YAH YAPS! Travel Blog - YAHGLOBAL.com
Tourist or Traveler - You Are What You EatApril 07, 2013
If these look like the kind of places you dine at when traveling then you may very well be a traveler
Ask anyone about their vacation and they'll invariably tell you about what they ate. Food and travel go hand in hand. Culinary variety and the style of eateries from where it is served from can tell you more about a place than any guidebook. On the flip side, the dining choices made by anyone visiting a city, country, and/or island can tell you just as much about the person. It dictates whether they are a tourist, or a traveler.
There is nothing wrong with being a tourist, mind you. They've earned their hard earned seven to fourteen day stay at a beach front resort and have paid a lot of money for convenience and to not to have to make calculated decisions, especially when it comes to their three squares for the day.
If you've returned from Maui, for example, and responded to my inquiry by enthusiastically insisting that I absolutely must order the Grilled Chicken Marsala from Hard Rock Cafe Lahaina on my next trip then I know that you my friend are a tourist. I can then expect that the souvenir peaking out of the hibiscus decorated Polypropylene tote presented to me contains something from the ABC Store around the corner from your resort. It will stand admiringly within the top left hand corner of the cupboard space above my refrigerator along with the odds and ends Christmas decorations that couldn't quite squeeze into the storage room.
However, if you relentlessly pestered me to rent a dependable jeep and take the 5 hour trek from my stay on the west side of the island to a slithering Hana Highway for a single slice of Aunty Nita's banana bread and to enjoy it under the shade of the hieau like stand beside the Halfway to Hana store, I know that you my kindred spirit are a traveler.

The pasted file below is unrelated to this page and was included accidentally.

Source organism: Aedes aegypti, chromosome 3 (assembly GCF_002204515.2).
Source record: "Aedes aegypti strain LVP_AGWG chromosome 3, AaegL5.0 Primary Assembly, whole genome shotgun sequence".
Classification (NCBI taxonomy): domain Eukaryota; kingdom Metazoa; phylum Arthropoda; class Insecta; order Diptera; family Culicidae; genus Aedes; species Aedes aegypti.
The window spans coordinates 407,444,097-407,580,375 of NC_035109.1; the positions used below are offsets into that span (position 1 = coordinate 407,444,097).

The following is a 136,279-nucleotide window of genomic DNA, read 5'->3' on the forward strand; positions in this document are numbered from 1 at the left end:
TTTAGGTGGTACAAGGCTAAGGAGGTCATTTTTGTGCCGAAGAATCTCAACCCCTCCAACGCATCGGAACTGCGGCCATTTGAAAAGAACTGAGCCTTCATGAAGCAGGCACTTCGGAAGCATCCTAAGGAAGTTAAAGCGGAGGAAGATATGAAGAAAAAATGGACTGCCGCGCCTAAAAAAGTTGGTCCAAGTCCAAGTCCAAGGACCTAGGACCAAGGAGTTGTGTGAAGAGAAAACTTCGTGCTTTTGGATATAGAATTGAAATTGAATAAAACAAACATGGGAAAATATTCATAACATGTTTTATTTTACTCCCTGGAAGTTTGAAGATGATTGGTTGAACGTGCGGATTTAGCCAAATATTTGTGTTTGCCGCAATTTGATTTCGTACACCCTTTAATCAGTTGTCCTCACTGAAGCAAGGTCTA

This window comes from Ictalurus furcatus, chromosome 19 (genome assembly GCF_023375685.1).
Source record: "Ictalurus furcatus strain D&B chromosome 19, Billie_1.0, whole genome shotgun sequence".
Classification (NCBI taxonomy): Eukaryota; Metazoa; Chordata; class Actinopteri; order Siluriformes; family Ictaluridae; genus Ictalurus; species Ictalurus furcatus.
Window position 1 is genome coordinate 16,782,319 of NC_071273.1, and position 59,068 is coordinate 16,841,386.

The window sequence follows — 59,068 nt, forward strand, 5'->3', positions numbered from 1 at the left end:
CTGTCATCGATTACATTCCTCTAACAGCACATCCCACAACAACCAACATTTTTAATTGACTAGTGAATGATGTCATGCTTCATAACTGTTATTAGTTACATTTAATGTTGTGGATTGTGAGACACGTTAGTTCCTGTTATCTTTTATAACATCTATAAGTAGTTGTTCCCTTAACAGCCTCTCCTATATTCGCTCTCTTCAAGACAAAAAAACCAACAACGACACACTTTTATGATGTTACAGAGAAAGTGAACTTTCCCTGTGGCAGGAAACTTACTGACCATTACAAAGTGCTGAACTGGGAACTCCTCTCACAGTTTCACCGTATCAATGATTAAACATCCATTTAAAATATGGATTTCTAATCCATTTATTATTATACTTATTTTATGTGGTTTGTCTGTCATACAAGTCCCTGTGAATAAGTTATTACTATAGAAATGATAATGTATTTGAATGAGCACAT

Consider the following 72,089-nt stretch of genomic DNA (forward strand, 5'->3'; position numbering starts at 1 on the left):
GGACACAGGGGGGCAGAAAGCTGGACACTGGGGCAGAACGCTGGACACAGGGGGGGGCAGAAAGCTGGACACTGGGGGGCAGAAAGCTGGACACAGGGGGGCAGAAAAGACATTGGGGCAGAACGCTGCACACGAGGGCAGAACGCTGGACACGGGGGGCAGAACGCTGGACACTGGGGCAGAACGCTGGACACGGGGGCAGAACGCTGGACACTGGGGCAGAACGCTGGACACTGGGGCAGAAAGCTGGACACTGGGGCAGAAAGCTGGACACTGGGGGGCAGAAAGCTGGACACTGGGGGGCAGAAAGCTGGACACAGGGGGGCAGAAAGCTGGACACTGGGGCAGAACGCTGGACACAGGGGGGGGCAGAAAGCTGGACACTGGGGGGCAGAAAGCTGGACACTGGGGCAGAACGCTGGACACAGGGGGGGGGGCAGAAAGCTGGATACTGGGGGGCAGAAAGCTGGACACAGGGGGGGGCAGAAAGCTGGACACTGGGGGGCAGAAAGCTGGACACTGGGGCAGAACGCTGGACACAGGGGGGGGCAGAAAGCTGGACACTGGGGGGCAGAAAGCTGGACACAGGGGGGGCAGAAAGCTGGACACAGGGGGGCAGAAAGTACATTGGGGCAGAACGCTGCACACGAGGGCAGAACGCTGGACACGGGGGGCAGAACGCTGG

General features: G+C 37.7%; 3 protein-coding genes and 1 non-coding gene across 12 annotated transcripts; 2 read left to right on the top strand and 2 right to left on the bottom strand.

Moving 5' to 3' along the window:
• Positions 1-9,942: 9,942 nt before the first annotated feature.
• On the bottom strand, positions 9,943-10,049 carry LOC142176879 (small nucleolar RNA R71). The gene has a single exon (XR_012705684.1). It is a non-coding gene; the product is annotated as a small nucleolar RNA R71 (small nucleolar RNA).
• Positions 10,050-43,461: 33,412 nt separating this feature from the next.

If experience supersedes convenience when it comes to dining on your travels then you are on the right track to being one of the wanderers of the world. To be honest however, experience can bias our assessment of food. Is Aunty Nita’s banana bread absolutely and truly the best I have ever tasted? I want to say yes but I wouldn’t literally bet my taste buds on it. Does the five hour drive under the Maui sun make the reward sweeter? Does talking story with a delightful Aunty Nita on a slow day at Halfway to Hana make the crumbs more moist and the banana flavor more evident? Of course it does.
Travel is determined by the journey and not the destination. The same applies to the dining choices made on one’s travels. A sunset offers a better palate of orange, red, and purple hues when we’ve just hiked two hours to see it. That’s the reason why when narrating the slideshow to our friends back at home weeks later we find ourselves apologetically suggesting that the pictures do not do said sunset justice, no matter how many pixels our SLR captures. They could never comprehend what we saw unless they took the journey themselves. Food simply tastes better when we too have made the analogous (or literal) two hour hike to eat it. It’s the reason I don’t bother buying an entire loaf of Aunty Nita’s banana bread. Why ruin the sensation by eating it back at home or present it as an edible souvenir to friends only to explain that it tastes better back at mile marker 17? It doesn’t translate. I’d rather give them a map to the place instead and inspire them to make the trek themselves.
Wish You Were Here - Marcus Maraih, Editor, YAHglobal.Com
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post by : Editor - YAH Yaps